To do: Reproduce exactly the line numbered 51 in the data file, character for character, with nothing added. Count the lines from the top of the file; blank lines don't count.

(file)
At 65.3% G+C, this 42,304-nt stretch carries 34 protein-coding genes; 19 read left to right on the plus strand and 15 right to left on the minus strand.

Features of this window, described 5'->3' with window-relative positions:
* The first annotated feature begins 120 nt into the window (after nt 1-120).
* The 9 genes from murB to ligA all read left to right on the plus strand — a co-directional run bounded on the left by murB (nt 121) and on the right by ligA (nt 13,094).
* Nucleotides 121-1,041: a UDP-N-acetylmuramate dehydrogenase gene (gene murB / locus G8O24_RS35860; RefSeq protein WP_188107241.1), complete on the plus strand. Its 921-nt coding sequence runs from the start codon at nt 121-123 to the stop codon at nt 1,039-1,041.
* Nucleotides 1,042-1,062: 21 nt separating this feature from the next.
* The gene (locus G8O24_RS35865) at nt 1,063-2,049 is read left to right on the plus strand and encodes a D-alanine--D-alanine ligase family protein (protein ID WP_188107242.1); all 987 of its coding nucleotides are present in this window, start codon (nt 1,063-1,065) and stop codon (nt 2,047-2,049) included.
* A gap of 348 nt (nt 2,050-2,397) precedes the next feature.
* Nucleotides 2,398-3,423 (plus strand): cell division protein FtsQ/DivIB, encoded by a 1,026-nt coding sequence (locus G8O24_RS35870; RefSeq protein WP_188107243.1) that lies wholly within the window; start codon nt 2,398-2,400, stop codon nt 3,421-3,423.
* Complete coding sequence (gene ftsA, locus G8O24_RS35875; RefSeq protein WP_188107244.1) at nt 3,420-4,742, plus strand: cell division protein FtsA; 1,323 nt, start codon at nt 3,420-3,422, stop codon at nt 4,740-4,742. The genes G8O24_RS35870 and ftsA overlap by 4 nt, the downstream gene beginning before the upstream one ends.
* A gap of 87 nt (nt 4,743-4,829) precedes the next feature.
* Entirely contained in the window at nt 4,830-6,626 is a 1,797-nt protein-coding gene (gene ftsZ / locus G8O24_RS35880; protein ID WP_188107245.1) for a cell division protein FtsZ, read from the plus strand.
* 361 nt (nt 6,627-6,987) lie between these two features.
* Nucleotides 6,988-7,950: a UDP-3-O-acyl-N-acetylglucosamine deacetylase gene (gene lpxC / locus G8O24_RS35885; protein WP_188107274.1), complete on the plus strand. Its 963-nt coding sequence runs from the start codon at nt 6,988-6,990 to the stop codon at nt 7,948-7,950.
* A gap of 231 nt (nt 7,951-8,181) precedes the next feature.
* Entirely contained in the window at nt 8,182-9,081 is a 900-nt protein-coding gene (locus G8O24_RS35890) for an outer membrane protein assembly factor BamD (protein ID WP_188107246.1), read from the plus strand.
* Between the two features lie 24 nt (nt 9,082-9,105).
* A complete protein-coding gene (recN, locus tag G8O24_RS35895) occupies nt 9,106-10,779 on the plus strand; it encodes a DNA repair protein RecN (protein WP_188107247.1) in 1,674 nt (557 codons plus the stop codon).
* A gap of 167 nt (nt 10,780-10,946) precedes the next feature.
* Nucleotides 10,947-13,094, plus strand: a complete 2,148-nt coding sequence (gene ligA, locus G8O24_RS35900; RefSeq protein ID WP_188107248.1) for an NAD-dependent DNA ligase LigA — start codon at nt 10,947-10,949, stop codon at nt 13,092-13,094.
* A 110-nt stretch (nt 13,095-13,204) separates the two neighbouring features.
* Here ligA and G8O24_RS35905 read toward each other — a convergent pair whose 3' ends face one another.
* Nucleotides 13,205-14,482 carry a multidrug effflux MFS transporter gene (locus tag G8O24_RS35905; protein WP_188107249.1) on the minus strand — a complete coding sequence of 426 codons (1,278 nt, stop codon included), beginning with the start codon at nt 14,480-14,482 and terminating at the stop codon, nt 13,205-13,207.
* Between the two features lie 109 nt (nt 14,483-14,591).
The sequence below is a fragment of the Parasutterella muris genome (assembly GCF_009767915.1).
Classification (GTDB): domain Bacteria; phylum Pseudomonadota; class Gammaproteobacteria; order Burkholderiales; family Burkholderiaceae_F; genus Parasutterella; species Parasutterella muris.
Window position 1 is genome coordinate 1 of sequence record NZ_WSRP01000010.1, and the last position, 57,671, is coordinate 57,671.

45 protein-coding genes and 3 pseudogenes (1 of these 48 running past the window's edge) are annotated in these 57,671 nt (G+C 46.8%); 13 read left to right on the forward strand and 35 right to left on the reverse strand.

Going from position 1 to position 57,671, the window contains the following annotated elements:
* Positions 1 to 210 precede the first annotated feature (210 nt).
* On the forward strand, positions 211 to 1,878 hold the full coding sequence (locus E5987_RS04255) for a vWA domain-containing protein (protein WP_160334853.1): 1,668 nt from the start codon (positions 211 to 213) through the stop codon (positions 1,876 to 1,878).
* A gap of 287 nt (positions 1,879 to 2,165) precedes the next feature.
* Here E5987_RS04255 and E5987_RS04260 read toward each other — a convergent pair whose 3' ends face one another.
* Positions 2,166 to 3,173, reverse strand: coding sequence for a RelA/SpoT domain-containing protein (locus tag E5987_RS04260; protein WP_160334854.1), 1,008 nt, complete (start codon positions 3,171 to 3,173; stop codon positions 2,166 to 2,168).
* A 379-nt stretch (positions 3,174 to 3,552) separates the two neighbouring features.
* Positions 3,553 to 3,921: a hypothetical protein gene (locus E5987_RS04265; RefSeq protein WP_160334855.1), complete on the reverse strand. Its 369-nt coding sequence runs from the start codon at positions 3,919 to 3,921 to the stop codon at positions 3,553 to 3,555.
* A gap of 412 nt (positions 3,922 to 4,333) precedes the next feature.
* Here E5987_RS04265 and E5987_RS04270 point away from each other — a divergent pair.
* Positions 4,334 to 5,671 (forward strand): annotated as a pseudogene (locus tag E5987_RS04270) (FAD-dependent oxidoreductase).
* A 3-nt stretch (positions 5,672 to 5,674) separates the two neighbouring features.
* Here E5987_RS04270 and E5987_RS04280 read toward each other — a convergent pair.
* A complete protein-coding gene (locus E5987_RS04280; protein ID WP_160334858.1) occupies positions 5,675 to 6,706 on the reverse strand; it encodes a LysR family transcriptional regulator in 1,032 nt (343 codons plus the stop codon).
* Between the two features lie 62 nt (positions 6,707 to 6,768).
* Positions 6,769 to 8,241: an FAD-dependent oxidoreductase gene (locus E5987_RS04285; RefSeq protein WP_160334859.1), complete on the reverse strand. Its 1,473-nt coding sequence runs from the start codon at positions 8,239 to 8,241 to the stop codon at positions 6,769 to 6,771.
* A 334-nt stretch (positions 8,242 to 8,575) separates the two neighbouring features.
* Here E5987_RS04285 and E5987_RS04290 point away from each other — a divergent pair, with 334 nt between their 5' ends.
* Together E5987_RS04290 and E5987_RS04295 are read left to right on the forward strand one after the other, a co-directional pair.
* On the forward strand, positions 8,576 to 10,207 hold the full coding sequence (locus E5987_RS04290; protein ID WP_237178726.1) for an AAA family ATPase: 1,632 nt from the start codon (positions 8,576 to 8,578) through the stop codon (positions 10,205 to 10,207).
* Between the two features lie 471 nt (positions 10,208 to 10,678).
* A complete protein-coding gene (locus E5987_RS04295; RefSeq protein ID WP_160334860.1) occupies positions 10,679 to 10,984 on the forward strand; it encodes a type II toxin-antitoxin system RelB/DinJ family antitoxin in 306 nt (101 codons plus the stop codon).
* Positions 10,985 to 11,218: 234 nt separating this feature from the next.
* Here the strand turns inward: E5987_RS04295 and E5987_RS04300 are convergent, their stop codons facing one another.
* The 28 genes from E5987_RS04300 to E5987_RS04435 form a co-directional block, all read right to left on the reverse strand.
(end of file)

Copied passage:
* Positions 10,985 to 11,218: 234 nt separating this feature from the next.